Category: Global

Eyes in the sky: one air station’s Herculean efforts to stop drug smugglers

A Coast Guard HC-130 Hercules airplane crew from Air Station Elizabeth City, N.C., conducts pre-flight checks before departing the air station, Jan. 8, 2019. The crew embarked on a training flight during which mission system operators practiced using the airplane's camera, radar and other sensory equipment. U.S. Coast Guard photo by Petty Officer 2nd Class Corinne Zilnicki.

A Panga boat suspected of smuggling led a Coast Guard HC-130 Hercules aircrew and a cutter boat crew on a wild chase int he middle of the Caribbean Sea last October. With the Hercules aircrew serving as their eyes in the sky, the crew of Coast Guard Cutter Donald Horsley seized 600 kilograms of cocain that night. The crews of voluntarily deploy to Central America each year in support of Joint Interagency Task Force South find a sense of pride and departure from their normal routine.

Coast Guard icebreaker crew completes second 2018 Arctic mission

The U.S. Coast Guard Cutter Healy (WAGB-20) in the ice, Oct. 3, 2018, about 715 miles north of Barrow, Alaska, in the Arctic. The Healy is in the Arctic with a team of about 30 scientists and engineers aboard deploying sensors and autonomous submarines to study stratified ocean dynamics and how environmental factors affect the water below the ice surface for the Office of Naval Research. The Healy, which is homeported in Seattle, is one of two ice breakers in U.S. service and is the only military ship dedicated to conducting research in the Arctic. U.S. Coast Guard photo by NyxoLyno Cangemi.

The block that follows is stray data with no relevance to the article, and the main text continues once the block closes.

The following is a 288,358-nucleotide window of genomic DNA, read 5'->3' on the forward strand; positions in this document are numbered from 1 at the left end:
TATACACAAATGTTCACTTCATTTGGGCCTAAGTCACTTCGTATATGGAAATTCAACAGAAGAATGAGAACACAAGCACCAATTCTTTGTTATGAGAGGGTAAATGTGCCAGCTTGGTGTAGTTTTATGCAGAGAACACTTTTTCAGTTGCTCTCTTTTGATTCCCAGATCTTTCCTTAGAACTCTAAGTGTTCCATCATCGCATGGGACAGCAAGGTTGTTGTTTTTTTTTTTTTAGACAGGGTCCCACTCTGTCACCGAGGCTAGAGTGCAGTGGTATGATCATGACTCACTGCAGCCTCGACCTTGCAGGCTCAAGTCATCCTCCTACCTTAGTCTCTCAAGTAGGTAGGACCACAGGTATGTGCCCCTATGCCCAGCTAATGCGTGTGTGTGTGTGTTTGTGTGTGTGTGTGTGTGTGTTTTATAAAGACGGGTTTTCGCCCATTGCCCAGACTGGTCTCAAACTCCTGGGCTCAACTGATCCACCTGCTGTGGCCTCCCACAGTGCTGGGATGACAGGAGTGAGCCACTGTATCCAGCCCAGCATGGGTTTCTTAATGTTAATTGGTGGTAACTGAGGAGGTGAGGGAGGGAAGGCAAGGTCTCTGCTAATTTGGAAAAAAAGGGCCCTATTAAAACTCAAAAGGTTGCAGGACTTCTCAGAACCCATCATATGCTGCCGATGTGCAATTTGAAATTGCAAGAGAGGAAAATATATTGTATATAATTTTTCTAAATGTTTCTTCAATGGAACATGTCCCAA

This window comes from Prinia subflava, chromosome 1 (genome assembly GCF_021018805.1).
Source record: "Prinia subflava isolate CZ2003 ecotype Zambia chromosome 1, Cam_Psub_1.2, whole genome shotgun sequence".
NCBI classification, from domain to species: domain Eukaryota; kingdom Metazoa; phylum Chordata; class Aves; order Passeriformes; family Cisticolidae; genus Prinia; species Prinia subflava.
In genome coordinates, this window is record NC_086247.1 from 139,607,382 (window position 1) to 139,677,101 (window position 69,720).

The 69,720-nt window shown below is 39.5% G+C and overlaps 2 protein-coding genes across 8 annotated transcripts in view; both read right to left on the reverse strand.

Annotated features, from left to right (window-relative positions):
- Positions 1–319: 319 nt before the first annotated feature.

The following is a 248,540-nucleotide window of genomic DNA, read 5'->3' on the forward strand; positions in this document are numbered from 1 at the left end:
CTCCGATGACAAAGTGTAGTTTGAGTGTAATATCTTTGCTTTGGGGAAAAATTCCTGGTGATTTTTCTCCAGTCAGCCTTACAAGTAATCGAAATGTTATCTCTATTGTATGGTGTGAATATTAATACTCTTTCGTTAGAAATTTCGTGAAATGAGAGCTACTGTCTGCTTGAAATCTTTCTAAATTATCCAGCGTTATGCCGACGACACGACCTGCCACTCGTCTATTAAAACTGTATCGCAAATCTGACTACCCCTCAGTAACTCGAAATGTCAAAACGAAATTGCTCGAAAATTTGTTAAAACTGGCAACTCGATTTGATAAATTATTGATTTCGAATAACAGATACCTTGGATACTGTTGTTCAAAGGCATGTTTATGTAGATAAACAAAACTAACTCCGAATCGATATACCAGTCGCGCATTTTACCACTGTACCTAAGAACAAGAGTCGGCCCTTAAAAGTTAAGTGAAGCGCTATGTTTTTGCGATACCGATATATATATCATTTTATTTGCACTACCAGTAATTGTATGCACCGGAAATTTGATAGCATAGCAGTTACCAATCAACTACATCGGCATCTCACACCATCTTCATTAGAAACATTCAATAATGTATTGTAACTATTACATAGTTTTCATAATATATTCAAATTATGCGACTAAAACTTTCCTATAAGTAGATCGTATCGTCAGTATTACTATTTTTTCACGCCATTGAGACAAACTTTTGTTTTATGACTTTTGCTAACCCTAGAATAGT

The crew of the U.S. Coast Guard Cutter Healy completed their second mission of their Arctic West Summer 2018 deployment Thursday, Oct. 18. Mission 1802 was a scientific mission to study stratified ocean dynamics in the Arctic (SODA) for the Office of Naval Research. Healy is one of two icebreakers in U.S. service that serves American interests in the region helping us better understand, plan and prepare for increased human activity.

How the Coast Guard supports maritime commerce and the ship-building industry

Lt. j.g. Ryan Thomas, a marine Inspector at Coast Guard Sector Delaware Bay, walks below the Kaimana Hila, an 850-foot container ship being constructed in Philadelphia Shipyards, Oct. 4, 2018. The Kaimana Hila and the Daniel K. Inouye are the two largest container ship ever built in the United States. During ship construction the Coast Guard works with the ship builder, shipping company and registrar in a unified effort to make the ship as safe as possible for operation. U.S. Coast Guard photo by Petty Officer 1st Class Seth Johnson.

The U.S. Coast Guard works with the ship-building industry to evaluate safety and security of ships as well as ensure safety of life at sea for workers and those of the port and waterways of the U.S. With the increasing demand on maritime trade, the Coast Guard has published the Maritime Commerce Strategic Outlook that establishes three lines of effort. Check out the blog to learn more.

Communication and connectivity following Mangkhut: A Rescue 21 story